Devotion to Our Lady of schools


The short history of Our Lady of the schools:

In 1894 A. Guyot, a parish priest from Burgundy (a region in France), who had founded Catholic schools in his parish, established a pious association, the Œuvre de Notre-Dame-des-Écoles, with the encouragement and blessing of Pope Leo XIII. It would seem that in France this association did not survive the movement to secularize religious schools undertaken by the government of Emile Combes at the beginning of the twentieth century.

In 1895, devotion to Our Lady of the Schools spread to Canada. Cardinal Taschereau, Archbishop of Quebec, primate of the Canadian Church, entrusted it to the Sisters of the Congregation of Notre-Dame, founded by Saint Marguerite Bourgeoys. In 1899, the Sisters place their new Normal School (a school to train future teachers), Notre-Dame de Montréal, under the patronage of Notre-Dame-des-Écoles. November 28, 1905 The Sisters submit the image of Our Lady of the Schools to St. Pius X. The pope approves it by blessing it with his hand. July 12, 1911 St. Pius X approves the dedication of the chapel of the Normal School in honorem Beatae Mariae Virginis Scholarum Patronae (In honor of the Blessed Virgin Mary, patroness of the Schools). In 1915, a marble statue by the Italian sculptors Giacomini and Balducci, designed after the image approved by Pius X, was placed in the chapel. This statue is still in the building of the Normal School, which has since become the Mother House of the Sisters, in a smaller chapel, where some Sisters faithfully continue the devotion.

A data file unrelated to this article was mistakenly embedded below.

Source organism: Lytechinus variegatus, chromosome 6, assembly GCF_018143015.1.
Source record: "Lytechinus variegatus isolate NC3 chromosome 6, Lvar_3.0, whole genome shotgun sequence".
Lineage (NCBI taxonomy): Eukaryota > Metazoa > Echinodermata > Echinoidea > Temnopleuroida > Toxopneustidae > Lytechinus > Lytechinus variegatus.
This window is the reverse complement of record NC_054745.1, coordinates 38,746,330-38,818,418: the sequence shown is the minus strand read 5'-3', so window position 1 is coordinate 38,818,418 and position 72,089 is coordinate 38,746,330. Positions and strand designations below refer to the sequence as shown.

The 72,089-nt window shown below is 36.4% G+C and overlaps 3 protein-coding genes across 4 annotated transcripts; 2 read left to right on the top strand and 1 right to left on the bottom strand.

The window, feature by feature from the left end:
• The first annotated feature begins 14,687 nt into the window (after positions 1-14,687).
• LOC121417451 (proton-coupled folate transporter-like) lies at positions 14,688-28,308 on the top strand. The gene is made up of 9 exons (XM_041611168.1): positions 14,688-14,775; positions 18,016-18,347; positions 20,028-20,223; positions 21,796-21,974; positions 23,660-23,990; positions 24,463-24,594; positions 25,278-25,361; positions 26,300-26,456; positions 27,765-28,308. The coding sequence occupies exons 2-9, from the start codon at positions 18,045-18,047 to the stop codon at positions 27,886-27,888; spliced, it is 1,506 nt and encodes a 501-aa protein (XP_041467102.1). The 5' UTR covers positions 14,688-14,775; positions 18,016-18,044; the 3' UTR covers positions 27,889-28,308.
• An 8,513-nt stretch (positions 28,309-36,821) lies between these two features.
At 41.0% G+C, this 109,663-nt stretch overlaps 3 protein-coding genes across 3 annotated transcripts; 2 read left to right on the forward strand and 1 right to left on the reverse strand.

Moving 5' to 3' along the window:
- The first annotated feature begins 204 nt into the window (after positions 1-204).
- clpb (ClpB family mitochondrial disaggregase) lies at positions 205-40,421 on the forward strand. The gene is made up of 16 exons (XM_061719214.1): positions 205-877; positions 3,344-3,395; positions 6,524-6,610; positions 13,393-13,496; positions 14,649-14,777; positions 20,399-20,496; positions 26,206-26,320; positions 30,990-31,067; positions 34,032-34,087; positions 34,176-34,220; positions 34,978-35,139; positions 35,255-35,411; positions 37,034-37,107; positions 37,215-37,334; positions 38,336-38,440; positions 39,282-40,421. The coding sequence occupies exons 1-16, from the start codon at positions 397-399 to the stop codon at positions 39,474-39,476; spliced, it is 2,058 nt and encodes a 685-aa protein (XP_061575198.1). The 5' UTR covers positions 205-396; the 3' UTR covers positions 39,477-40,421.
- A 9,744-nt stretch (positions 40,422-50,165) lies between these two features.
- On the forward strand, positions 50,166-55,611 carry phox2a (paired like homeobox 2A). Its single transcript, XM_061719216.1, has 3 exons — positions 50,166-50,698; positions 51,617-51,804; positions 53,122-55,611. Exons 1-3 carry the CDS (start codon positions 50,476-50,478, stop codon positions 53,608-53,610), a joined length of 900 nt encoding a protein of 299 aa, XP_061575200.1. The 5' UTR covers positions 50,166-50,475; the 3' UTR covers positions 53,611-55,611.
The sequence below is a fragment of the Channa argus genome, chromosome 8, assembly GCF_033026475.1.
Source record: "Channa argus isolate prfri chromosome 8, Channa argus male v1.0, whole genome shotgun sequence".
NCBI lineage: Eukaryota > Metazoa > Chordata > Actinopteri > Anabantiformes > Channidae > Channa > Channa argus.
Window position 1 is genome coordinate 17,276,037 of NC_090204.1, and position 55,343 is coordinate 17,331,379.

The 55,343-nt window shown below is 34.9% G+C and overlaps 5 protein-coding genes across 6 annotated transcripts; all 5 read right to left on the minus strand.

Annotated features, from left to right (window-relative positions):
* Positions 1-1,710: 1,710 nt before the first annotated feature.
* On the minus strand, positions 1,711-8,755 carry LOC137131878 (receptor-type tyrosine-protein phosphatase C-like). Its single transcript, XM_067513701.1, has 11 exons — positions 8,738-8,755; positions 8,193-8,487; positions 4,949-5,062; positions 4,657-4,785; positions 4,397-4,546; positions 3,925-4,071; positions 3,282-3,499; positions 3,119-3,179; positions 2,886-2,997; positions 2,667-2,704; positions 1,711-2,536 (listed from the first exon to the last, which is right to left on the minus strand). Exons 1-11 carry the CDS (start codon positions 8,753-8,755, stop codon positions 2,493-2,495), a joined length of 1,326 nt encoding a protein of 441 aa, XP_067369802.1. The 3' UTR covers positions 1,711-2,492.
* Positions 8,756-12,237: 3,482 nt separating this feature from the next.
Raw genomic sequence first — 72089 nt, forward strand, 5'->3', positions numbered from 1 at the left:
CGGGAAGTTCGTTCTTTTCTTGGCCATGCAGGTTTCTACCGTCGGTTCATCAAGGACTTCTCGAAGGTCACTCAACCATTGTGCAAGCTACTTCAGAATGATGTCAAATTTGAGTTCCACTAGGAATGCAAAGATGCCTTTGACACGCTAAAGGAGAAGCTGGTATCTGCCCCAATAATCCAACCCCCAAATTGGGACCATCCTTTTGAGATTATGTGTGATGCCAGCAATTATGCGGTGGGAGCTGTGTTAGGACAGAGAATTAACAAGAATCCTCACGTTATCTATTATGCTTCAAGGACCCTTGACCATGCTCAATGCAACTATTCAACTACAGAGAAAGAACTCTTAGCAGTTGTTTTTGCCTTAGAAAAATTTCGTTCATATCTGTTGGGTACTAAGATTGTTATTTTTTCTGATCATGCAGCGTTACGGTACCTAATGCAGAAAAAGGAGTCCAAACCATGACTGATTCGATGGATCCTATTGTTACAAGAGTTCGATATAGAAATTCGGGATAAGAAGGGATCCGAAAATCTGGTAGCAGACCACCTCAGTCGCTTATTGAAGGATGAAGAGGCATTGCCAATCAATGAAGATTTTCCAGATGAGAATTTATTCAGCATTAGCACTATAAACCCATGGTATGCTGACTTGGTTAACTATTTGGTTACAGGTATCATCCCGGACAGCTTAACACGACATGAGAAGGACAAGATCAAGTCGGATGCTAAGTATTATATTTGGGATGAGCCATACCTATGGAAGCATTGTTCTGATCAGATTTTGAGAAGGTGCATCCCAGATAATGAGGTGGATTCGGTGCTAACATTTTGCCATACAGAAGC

On January 8, 1947, the Sacred Congregation of Rites granted the Congregation of Notre Dame the privilege of observing in their houses the feast of Our Lady of the Schools on the third Saturday of October or on one of the following eight days, and of having a solemn votive Mass of the Blessed Virgin celebrated. On October 24 of the same year, Pope Pius XII extended this privilege to all schools in the province of Quebec. At the request of the bishops of the Catholic Committee of Public Instruction, religious and lay teachers of Quebec, he proclaimed Our Lady of the Schools patroness of all schools and student youth in the province of Quebec.

On November 12, 1952, Pope Pius XII proclaimed Our Lady of the Schools patroness of all schools and student youth in Canada. He extended the liturgical privileges granted to Quebec to all of Canada. Wherever teachers are gathered for a congress or a study day, a mass of the Blessed Virgin can be celebrated.

On April 30, 1958, in the name of Pope Pius XII, Cardinal Léger crowned the statue of Our Lady of the Schools, exactly three hundred years to the day since the first school was founded in Ville-Marie (Montreal) by Marguerite Bourgeoys in a stable.

In 1961, Pope John XXIII granted a number of privileges to those who visited the Shrine of Our Lady of the Schools in Montreal.

Finally, on September 11, 1963, Pope Paul VI confirmed the privileges given by his predecessors and granted a Beatae Mariae Virginis a scholis mass.

A little anecdote about the intercession of Our Lady of the Schools:

On January 14, 2005, at 3:00 a.m., there was an explosion in Pointe-du-Lac, Quebec, which caused the death of one person and a major fire. At first, firefighters had great difficulty controlling the fire. Then one of the firefighters spotted a deteriorated statue of Our Lady of the Schools perched along the road. He asked for her help, and it was not long before the fire was brought under control, which the fireman did not hesitate to attribute to the Virgin’s help. The statue is now in the cemetery in the village of Pointe-du-Lac, Quebec.



  1. Histoire de la Congrégation de Notre-Dame, vol. XI, tome II, p. 491-492.
  2. École normale Jacques-Cartier, 1899-1949, Archives de la Congrégation de Notre-Dame, p. 47.